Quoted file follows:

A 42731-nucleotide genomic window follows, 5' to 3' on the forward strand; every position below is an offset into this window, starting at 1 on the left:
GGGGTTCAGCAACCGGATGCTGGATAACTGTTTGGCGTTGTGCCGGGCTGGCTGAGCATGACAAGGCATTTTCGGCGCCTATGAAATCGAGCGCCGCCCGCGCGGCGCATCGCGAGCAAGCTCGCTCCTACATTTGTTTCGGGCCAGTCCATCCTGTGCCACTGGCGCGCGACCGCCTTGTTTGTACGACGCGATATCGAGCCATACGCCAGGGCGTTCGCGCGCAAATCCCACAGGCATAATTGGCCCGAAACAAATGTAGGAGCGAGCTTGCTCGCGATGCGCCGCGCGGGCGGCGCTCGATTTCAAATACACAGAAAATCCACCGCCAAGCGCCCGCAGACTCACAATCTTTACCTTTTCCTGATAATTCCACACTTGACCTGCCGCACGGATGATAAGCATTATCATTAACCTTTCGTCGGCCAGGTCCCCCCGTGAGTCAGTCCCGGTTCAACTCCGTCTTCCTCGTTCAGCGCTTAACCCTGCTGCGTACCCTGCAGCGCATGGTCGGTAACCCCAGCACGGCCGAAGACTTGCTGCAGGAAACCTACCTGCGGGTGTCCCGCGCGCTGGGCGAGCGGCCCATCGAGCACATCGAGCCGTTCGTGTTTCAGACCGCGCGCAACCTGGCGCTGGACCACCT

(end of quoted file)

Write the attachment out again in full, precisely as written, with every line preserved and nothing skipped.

A 42731-nucleotide genomic window follows, 5' to 3' on the forward strand; every position below is an offset into this window, starting at 1 on the left:
GGGGTTCAGCAACCGGATGCTGGATAACTGTTTGGCGTTGTGCCGGGCTGGCTGAGCATGACAAGGCATTTTCGGCGCCTATGAAATCGAGCGCCGCCCGCGCGGCGCATCGCGAGCAAGCTCGCTCCTACATTTGTTTCGGGCCAGTCCATCCTGTGCCACTGGCGCGCGACCGCCTTGTTTGTACGACGCGATATCGAGCCATACGCCAGGGCGTTCGCGCGCAAATCCCACAGGCATAATTGGCCCGAAACAAATGTAGGAGCGAGCTTGCTCGCGATGCGCCGCGCGGGCGGCGCTCGATTTCAAATACACAGAAAATCCACCGCCAAGCGCCCGCAGACTCACAATCTTTACCTTTTCCTGATAATTCCACACTTGACCTGCCGCACGGATGATAAGCATTATCATTAACCTTTCGTCGGCCAGGTCCCCCCGTGAGTCAGTCCCGGTTCAACTCCGTCTTCCTCGTTCAGCGCTTAACCCTGCTGCGTACCCTGCAGCGCATGGTCGGTAACCCCAGCACGGCCGAAGACTTGCTGCAGGAAACCTACCTGCGGGTGTCCCGCGCGCTGGGCGAGCGGCCCATCGAGCACATCGAGCCGTTCGTGTTTCAGACCGCGCGCAACCTGGCGCTGGACCACCT